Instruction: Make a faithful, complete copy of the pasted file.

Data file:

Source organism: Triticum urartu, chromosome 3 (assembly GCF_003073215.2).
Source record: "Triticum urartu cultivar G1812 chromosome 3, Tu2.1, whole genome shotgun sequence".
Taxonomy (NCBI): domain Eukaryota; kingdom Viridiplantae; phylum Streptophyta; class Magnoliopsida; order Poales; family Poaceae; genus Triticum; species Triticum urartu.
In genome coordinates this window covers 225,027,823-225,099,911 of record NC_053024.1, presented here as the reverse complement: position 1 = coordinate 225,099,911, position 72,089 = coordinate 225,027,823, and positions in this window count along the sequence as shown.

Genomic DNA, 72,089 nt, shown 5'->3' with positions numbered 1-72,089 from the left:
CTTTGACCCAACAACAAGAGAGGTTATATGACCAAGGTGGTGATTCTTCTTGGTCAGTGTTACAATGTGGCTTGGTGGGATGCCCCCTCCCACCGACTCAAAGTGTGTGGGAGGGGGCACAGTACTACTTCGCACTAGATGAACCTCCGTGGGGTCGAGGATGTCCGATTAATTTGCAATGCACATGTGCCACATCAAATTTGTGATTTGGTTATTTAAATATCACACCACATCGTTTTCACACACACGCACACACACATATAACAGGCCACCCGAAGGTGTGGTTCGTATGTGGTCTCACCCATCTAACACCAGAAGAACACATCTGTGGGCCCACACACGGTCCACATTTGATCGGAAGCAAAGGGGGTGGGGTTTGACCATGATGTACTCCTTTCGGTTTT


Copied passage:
Source organism: Triticum urartu, chromosome 3 (assembly GCF_003073215.2).
Source record: "Triticum urartu cultivar G1812 chromosome 3, Tu2.1, whole genome shotgun sequence".
Taxonomy (NCBI): domain Eukaryota; kingdom Viridiplantae; phylum Streptophyta; class Magnoliopsida; order Poales; family Poaceae; genus Triticum; species Triticum urartu.
In genome coordinates this window covers 225,027,823-225,099,911 of record NC_053024.1, presented here as the reverse complement: position 1 = coordinate 225,099,911, position 72,089 = coordinate 225,027,823, and positions in this window count along the sequence as shown.

Genomic DNA, 72,089 nt, shown 5'->3' with positions numbered 1-72,089 from the left:
CTTTGACCCAACAACAAGAGAGGTTATATGACCAAGGTGGTGATTCTTCTTGGTCAGTGTTACAATGTGGCTTGGTGGGATGCCCCCTCCCACCGACTCAAAGTGTGTGGGAGGGGGCACAGTACTACTTCGCACTAGATGAACCTCCGTGGGGTCGAGGATGTCCGATTAATTTGCAATGCACATGTGCCACATCAAATTTGTGATTTGGTTATTTAAATATCACACCACATCGTTTTCACACACACGCACACACACATATAACAGGCCACCCGAAGGTGTGGTTCGTATGTGGTCTCACCCATCTAACACCAGAAGAACACATCTGTGGGCCCACACACGGTCCACATTTGATCGGAAGCAAAGGGGGTGGGGTTTGACCATGATGTACTCCTTTCGGTTTT